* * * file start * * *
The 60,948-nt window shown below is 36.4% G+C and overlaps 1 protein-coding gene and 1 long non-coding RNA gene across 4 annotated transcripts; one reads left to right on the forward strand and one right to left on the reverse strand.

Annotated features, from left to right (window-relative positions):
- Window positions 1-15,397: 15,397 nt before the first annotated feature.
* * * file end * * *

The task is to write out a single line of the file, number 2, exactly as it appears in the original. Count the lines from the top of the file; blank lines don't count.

Annotated features, from left to right (window-relative positions):